The Intersection of Finances and Technology: Daniel Calugar Discusses How Fintech Is Changing the Financial Services Industry

The worlds of technology and finance are continually evolving. Their most recent evolution has brought them to an intersection – a concept known as fintech. It is one of the best stories of the 21st century, offering investors a new way to make their money work for them. Here, Daniel Calugar, a financial investor with a background in business, finance, law, and computer science, looks at this intersection of finance and technology and provides an overview of fintech.

The term fintech applies to any technology that enhances financial transactions. Payment apps, instant mortgage websites, and even cryptocurrencies are all examples of widely-used fintech.

Any company that provides financial services via mobile phones, tablets, online, software, or cloud technology is considered to be a fintech company. Fintech is primarily used by consumers, although it can also be developed in a B2B role, particularly with entrepreneurs and small businesses.

With fintech, consumers can conduct a number of financial transactions without ever leaving their house. Because of this convenience factor, fintech has recently seen exponential growth. It is disrupting the financial industry, posing a serious threat to traditional brick-and-mortar financial institutions such as banks and insurance companies.

Digital Payments

Payment apps are perhaps the most common use of fintech. Fintech can be used to transfer funds, complete purchases, and conduct other online financial transactions. These transactions are exclusively digital and are often completed within minutes.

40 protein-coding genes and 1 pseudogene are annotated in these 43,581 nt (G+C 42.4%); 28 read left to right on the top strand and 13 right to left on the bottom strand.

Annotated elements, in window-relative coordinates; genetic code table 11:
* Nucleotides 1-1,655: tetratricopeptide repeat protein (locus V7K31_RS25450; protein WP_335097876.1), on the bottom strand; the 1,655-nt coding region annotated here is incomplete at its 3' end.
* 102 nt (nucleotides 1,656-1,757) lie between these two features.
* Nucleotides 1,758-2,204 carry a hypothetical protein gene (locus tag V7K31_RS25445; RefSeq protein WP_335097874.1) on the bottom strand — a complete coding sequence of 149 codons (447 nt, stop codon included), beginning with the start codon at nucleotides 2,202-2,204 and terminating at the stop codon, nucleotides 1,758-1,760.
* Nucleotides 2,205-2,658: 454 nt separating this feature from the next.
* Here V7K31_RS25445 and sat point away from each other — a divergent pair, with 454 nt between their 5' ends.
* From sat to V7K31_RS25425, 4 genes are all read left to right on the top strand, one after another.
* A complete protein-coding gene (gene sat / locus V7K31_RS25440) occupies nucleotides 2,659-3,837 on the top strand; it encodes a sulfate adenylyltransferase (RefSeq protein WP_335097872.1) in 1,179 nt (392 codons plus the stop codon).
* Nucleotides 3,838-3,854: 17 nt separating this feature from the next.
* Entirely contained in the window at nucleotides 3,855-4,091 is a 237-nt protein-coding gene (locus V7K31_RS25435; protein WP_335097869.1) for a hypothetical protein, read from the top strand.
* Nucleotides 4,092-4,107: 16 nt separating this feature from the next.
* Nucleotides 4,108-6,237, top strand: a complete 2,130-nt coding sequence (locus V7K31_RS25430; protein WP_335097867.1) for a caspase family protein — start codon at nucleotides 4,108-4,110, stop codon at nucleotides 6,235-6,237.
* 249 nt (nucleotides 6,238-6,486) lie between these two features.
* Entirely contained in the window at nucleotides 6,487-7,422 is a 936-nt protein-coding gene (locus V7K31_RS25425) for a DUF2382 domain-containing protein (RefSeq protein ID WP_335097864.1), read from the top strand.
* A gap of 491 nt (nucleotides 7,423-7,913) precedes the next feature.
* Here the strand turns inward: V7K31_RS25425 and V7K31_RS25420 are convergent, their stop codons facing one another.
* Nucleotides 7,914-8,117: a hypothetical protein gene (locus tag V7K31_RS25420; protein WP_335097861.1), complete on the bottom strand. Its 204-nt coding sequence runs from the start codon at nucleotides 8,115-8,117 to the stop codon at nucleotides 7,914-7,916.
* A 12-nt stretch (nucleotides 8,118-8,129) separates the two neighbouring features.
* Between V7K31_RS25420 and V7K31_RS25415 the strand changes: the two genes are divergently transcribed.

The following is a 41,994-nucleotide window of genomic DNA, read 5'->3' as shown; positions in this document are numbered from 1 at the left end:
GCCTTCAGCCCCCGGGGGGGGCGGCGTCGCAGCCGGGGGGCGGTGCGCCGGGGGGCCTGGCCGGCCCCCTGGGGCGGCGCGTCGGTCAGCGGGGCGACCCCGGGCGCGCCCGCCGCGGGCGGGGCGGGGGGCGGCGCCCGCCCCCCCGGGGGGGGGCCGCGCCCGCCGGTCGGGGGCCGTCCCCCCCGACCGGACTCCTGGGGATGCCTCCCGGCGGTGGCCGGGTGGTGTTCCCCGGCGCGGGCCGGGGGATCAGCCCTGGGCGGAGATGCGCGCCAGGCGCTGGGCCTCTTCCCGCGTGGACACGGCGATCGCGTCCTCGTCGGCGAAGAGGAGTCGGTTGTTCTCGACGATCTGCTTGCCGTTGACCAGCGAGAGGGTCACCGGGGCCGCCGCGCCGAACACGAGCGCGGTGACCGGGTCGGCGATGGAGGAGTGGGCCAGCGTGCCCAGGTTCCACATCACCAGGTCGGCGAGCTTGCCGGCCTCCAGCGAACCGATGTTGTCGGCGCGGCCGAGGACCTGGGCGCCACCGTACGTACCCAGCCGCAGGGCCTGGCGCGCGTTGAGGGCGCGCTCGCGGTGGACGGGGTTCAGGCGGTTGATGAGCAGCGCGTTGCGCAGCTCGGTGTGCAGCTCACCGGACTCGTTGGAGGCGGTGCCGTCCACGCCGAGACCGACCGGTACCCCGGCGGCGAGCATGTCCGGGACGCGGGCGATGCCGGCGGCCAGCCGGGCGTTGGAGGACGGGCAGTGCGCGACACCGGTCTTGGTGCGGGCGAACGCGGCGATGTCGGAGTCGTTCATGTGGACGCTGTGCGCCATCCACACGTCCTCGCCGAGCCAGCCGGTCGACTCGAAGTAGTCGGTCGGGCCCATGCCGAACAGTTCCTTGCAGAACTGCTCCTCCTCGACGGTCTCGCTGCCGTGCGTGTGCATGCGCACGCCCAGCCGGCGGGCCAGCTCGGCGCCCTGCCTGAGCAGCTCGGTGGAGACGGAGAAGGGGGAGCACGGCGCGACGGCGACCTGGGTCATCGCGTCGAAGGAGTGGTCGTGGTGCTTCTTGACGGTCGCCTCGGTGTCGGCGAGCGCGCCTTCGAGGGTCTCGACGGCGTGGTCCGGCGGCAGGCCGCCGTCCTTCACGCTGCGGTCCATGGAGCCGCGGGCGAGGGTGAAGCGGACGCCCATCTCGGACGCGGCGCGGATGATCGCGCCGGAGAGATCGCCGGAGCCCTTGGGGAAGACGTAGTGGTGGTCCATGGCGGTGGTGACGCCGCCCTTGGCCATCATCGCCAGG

Banks, eager to remain relevant against the rise of fintech, are embracing this new technology. Online banking apps have been developed where consumers can make payments, transfer funds, and even deposit checks – all digitally.


Cryptocurrencies are the perfect example of fintech. This money exists solely in a digital capacity, yet it can be used in purchases and investments. Despite being a relatively new concept, the use of cryptocurrency continues gaining in popularity. Although Bitcoin is arguably the most well-known cryptocurrency, there are thousands more.

Cryptocurrency exchanges, which are virtual markets that connect cryptocurrency buyers and sellers, have also cropped up. As cryptocurrency becomes more commonplace, expect these online exchanges to flourish.


Once conducted almost exclusively by wealthier consumers, investing is now accessible to almost anyone with Internet access due to fintech. Investment apps make the process easy and inexpensive, with the download of a free/inexpensive app and a low minimum investment. With just a few clicks on the phone, new investors can begin trading stocks.

For potential investors who are not comfortable with picking stocks, there is the option of robo-advising. These apps require a low minimum investment (usually just $1), and an automated algorithm does the rest.


Another financial sector that is rapidly changing due to fintech is the insurance industry. Whether it’s car insurance or home insurance, consumers no longer need to meet with an insurance agent for quotes and options. Instead, they can get all the information they need via an online app, then make their decision and purchase insurance on the spot.

Fintech is here to stay. Moving forward, expect to see even more crossovers between the fields of technology and industry.

About Daniel Calugar

Daniel Calugar is a financial investor with a background in business, finance, law, and computer science. He started his professional career as a pension lawyer with the Atlanta law firm Hinkle & Layman in 1978. He developed a passion for investing due to frequent interaction with investment professionals who serviced his clients’ investment needs. When he is not working, Dan has his pilot’s license and enjoys volunteering with Angel Flight.


Alex is the co-author of 100 Greatest Plays, 100 Greatest Cricketers, 100 Greatest Films and 100 Greatest Moments. He has written for a wide variety of publications including The Observer, The Sunday Times, The Daily Mail, The Guardian and The Telegraph.

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